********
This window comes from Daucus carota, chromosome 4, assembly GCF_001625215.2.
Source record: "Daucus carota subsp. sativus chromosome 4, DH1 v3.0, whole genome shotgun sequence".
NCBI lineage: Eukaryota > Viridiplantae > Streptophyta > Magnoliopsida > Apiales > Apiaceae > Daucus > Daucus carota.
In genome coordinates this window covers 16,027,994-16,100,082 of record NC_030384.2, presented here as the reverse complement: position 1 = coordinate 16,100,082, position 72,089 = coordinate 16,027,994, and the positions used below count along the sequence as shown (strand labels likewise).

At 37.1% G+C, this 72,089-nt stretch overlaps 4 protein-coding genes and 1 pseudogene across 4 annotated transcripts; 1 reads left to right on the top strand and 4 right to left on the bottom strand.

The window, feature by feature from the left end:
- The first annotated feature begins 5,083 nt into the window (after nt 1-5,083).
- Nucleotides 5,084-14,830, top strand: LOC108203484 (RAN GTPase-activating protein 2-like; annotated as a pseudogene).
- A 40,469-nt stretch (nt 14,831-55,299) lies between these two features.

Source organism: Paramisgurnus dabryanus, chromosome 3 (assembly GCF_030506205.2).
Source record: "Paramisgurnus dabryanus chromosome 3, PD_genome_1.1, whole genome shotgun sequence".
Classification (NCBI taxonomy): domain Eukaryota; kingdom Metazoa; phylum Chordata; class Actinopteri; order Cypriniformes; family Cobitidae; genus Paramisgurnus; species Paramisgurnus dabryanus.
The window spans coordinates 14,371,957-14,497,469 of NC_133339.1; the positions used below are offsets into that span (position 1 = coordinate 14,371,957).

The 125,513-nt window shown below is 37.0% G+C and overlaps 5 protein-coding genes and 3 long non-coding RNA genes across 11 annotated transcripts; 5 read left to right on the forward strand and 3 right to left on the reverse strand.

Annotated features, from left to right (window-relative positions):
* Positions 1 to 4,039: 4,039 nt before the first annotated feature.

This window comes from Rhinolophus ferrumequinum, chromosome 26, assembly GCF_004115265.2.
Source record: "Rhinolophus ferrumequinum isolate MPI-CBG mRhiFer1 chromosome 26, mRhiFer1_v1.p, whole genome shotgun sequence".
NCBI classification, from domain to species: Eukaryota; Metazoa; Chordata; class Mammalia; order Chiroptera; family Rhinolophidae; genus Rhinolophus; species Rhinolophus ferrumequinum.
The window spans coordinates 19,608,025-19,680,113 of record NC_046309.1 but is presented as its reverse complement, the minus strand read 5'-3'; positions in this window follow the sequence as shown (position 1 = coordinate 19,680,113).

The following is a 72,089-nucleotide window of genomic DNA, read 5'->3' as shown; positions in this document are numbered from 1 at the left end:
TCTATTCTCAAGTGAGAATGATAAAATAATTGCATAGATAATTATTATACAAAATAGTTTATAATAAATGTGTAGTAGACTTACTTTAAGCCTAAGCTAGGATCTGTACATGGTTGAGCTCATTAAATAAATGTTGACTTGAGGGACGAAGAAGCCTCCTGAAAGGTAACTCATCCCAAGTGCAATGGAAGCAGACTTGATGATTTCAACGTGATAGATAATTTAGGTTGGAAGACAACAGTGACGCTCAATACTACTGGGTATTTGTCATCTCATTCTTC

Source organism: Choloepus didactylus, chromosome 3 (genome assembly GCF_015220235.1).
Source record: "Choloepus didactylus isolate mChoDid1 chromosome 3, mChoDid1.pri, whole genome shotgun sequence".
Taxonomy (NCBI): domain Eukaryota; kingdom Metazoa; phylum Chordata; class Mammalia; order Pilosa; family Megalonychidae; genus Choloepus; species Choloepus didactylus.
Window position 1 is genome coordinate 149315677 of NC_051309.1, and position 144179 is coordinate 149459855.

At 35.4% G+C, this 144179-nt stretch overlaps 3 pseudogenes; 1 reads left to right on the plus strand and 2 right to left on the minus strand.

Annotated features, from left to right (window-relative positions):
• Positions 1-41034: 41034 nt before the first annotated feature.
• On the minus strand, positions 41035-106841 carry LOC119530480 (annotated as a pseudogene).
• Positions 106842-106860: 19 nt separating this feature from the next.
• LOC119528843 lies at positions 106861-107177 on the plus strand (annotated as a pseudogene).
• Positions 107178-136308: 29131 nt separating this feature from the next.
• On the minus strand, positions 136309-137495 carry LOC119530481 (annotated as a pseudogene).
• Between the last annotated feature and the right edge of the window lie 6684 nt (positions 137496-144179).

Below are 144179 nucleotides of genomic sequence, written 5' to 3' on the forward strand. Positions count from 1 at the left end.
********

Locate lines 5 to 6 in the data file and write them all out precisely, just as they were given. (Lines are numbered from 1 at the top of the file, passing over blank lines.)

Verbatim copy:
At 37.1% G+C, this 72,089-nt stretch overlaps 4 protein-coding genes and 1 pseudogene across 4 annotated transcripts; 1 reads left to right on the top strand and 4 right to left on the bottom strand.

The window, feature by feature from the left end: